Starting on Thursday, February 21, Oakland teachers have been out on the picket lines to protest for increased wages, smaller class sizes, and better educational resources for students across Oakland Unified School District (OUSD). Around 50,000 students are affected by this Oakland strike, depriving them of their education and requiring thousands of parents to scramble for alternative childcare. Although the immediate impact of the strikes is detrimental to their education, better funding for teachers and school districts ameliorates the underlying, systemic issues that impede students’ success.

The Oakland strike has also opened up the conversation of education funding within our own community. Recently, Berkeley Unified School District (BUSD) announced millions of dollars in budget cuts to be enacted soon, with more proposed for the future. These cuts would undoubtedly have pernicious effects on our school, such as more staff cuts and lower teacher wages, which further demonstrate the necessity of taking action. Many BUSD teachers have stood in solidarity with Oakland teachers, whether by going out on the picket lines or holding walk-in demonstrations at their respective BUSD schools.

The fundamental cause of these financial obstacles comes down to legislation. Since the stock market crash of 2008, legislators nationwide have been looking for any way to balance the budget. Instead of attempting to fix the root cause of the economic crisis by increasing funding for education, state governments have severely reduced it, which results in under-resourced schools and underpaid teachers. In turn, this hurt teachers’ livelihoods nationwide, making the situation worse than ever before. “I recently moved into the OUSD district from a charter school in Berkeley,” said Aaron Darden, a teacher at Life Academy in Oakland. “That move in itself caused me to lose about $10,000 in pay between the two districts. I have not received a raise since moving to this district,” he continued. Additionally, BHS history teacher Angela Coppola said, “Our pay has not returned to pre-2008 levels. Bay Area living costs, on the other hand, have steadily increased since then.” These financial struggles are shared by teachers across the Bay Area, explaining the massive community support surrounding the movement.

Overall, this severe lack of funding for education manifests into larger social issues, such as wealth disparity and under representation in the job market. Moreover, in many instances, the most qualified teachers will choose to teach at private schools in exchange for better pay, which further expands the achievement gap. Public education serves as a vessel for upward mobility, but when adequate resources aren’t allocated towards it, school can perpetuate these aspects of social repression.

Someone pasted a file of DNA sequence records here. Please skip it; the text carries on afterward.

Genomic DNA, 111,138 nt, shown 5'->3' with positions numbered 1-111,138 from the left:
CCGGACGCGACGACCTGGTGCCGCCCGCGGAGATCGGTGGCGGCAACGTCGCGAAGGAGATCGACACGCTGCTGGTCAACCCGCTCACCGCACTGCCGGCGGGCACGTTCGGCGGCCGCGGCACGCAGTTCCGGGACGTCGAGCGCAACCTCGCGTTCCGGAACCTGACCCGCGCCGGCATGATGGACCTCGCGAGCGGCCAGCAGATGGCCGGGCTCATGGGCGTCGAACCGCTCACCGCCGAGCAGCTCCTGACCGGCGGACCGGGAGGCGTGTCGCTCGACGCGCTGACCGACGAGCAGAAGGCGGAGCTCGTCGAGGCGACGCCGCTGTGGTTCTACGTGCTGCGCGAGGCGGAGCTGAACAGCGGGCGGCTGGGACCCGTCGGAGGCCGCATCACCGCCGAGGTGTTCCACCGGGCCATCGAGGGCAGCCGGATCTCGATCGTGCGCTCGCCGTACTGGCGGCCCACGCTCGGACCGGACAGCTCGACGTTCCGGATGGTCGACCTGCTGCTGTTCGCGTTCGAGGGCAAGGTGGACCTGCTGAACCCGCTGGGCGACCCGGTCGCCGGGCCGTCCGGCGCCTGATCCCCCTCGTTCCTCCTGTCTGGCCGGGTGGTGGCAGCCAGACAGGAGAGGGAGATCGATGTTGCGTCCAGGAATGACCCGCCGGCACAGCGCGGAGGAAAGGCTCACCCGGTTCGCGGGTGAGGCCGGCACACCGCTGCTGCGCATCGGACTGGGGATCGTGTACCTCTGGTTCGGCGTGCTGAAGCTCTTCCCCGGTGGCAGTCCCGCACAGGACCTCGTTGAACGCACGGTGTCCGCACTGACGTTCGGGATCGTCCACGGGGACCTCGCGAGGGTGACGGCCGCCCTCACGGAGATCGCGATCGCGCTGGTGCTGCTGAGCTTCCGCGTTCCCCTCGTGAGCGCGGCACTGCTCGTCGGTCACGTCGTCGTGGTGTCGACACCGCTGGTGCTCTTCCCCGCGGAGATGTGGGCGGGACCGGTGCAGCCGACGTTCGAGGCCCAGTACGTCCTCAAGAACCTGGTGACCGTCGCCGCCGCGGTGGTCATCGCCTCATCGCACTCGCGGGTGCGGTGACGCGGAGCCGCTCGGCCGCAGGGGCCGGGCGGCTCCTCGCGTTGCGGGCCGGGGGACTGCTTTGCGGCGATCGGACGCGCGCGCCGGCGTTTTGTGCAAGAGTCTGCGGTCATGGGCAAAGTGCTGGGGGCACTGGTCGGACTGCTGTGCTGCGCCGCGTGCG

To combat this, educators need to be paid more and districts need to receive better funding, which is the entire point of the teachers’ protests. Their demands are not too high to meet, given that many OUSD educators aren’t even earning a living wage. A sense of hope can be found in these strikes, as teachers are fighting for better lives not just for themselves, but also all of the students they serve. Darden said, “I see the community’s support. I see the passion of my fellow educators. I see students engaged in the rallies and marches. These are things that will last forever.”

Bright Moments Bring Optimism to a Dark Year

January 11, 2019

Before we commit to a “new year, new me” mindset, make new year’s resolutions, and think about the year to come, it’s important to take a step back and reflect. 2018 was a chaotic year. It was filled with both national and international political tension, economic uncertainty, deadly natural disasters, and unethical immigration practices. While some believe 2018 should be a year to forget and bury in the past, it is necessary to recognize the good that emerged from this busy year. In both positive and negative ways, 2018 was a groundbreaking year, and it’s time to take a look back on the accomplishments that caught the United States and the world by storm.

Following the shooting at Marjory Stoneman Douglas High School in Parkland, Florida, students began planning a movement for gun control that soon evolved into the March for Our Lives demonstration on March 24. At Berkeley High School (BHS), students walked out and spoke on taking action, improving gun laws, and honoring the 17 victims of the Parkland shooting.

Blockbuster movies, such as Black Panther and Crazy Rich Asians, proved that having a nearly all minority cast can not only bring in hundreds of millions of dollars, but also shine as a celebration of black and Asian pride, identity, and culture. Black Panther, Sorry to Bother You, and Blindspotting all had strong roots in the Bay Area; these three films included scenes that were shot in Oakland, and featured or were directed by East Bay natives. Specifically, BHS alumni Daveed Diggs and Rafael Casal produced, wrote, and starred in Blindspotting, which focused on police shootings, racial profiling, and gentrification.

With over 100 million ballots sent into the polls, voter turnout for the 2018 midterms was the highest in over a century, and there were several notable outcomes. In Berkeley, the highest number of Asian American officials serving at one time were elected. In the House of Representatives, 43 women of color were elected. Among these were Ilhan Omar and Rashida Tlaib, the first Muslim American women elected to Congress, and Deb Haaland and Sharice Davids, the first Native American women elected to Congress. Also elected was Alexandria Ocasio-Cortez, the youngest woman to ever be in Congress. She is already shifting the tide by proposing the Green New Deal, which several BHS students showed early support for by protesting in front of Speaker of the House Nancy Pelosi’s San Francisco office.